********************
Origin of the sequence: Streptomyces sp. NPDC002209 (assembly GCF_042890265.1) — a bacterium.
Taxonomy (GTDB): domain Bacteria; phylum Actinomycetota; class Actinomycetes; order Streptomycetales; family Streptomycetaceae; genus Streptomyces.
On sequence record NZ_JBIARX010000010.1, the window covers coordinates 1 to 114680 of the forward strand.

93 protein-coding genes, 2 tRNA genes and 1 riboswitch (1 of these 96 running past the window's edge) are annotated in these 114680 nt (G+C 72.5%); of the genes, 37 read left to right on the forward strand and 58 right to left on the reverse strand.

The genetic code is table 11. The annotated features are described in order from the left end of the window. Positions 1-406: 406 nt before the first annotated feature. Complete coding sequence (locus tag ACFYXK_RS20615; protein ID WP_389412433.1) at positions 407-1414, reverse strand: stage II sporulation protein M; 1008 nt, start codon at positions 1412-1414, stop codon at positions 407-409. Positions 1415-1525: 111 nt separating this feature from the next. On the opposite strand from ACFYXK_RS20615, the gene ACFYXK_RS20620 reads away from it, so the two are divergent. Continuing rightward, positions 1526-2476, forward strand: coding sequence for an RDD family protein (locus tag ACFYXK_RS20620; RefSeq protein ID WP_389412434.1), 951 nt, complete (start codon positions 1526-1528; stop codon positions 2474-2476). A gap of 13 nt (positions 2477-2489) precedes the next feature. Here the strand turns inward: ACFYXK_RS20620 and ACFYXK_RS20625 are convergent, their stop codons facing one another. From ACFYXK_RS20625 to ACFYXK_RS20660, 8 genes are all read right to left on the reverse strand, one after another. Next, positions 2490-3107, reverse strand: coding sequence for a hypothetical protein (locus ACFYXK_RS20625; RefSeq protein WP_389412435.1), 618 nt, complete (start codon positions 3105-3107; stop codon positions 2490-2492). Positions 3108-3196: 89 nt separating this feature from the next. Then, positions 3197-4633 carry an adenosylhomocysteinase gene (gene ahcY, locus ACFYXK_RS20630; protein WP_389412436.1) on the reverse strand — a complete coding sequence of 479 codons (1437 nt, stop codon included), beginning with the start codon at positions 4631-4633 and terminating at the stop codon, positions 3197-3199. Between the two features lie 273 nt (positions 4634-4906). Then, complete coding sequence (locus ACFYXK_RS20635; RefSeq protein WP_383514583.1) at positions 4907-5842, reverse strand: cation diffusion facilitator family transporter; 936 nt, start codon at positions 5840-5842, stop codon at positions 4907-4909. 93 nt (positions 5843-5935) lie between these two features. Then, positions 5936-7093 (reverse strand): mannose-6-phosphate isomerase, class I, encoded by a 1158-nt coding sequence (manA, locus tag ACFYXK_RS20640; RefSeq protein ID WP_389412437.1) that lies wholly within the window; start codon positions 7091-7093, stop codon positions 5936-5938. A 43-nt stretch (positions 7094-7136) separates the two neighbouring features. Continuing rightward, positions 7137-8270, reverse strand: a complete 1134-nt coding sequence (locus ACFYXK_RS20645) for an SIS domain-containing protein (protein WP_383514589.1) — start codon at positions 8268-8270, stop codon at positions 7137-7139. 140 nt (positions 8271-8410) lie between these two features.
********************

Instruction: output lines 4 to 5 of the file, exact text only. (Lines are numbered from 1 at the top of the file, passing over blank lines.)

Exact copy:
93 protein-coding genes, 2 tRNA genes and 1 riboswitch (1 of these 96 running past the window's edge) are annotated in these 114680 nt (G+C 72.5%); of the genes, 37 read left to right on the forward strand and 58 right to left on the reverse strand.

The genetic code is table 11. The annotated features are described in order from the left end of the window. Positions 1-406: 406 nt before the first annotated feature. Complete coding sequence (locus tag ACFYXK_RS20615; protein ID WP_389412433.1) at positions 407-1414, reverse strand: stage II sporulation protein M; 1008 nt, start codon at positions 1412-1414, stop codon at positions 407-409. Positions 1415-1525: 111 nt separating this feature from the next. On the opposite strand from ACFYXK_RS20615, the gene ACFYXK_RS20620 reads away from it, so the two are divergent. Continuing rightward, positions 1526-2476, forward strand: coding sequence for an RDD family protein (locus tag ACFYXK_RS20620; RefSeq protein ID WP_389412434.1), 951 nt, complete (start codon positions 1526-1528; stop codon positions 2474-2476). A gap of 13 nt (positions 2477-2489) precedes the next feature. Here the strand turns inward: ACFYXK_RS20620 and ACFYXK_RS20625 are convergent, their stop codons facing one another. From ACFYXK_RS20625 to ACFYXK_RS20660, 8 genes are all read right to left on the reverse strand, one after another. Next, positions 2490-3107, reverse strand: coding sequence for a hypothetical protein (locus ACFYXK_RS20625; RefSeq protein WP_389412435.1), 618 nt, complete (start codon positions 3105-3107; stop codon positions 2490-2492). Positions 3108-3196: 89 nt separating this feature from the next. Then, positions 3197-4633 carry an adenosylhomocysteinase gene (gene ahcY, locus ACFYXK_RS20630; protein WP_389412436.1) on the reverse strand — a complete coding sequence of 479 codons (1437 nt, stop codon included), beginning with the start codon at positions 4631-4633 and terminating at the stop codon, positions 3197-3199. Between the two features lie 273 nt (positions 4634-4906). Then, complete coding sequence (locus ACFYXK_RS20635; RefSeq protein WP_383514583.1) at positions 4907-5842, reverse strand: cation diffusion facilitator family transporter; 936 nt, start codon at positions 5840-5842, stop codon at positions 4907-4909. 93 nt (positions 5843-5935) lie between these two features. Then, positions 5936-7093 (reverse strand): mannose-6-phosphate isomerase, class I, encoded by a 1158-nt coding sequence (manA, locus tag ACFYXK_RS20640; RefSeq protein ID WP_389412437.1) that lies wholly within the window; start codon positions 7091-7093, stop codon positions 5936-5938. A 43-nt stretch (positions 7094-7136) separates the two neighbouring features. Continuing rightward, positions 7137-8270, reverse strand: a complete 1134-nt coding sequence (locus ACFYXK_RS20645) for an SIS domain-containing protein (protein WP_383514589.1) — start codon at positions 8268-8270, stop codon at positions 7137-7139. 140 nt (positions 8271-8410) lie between these two features.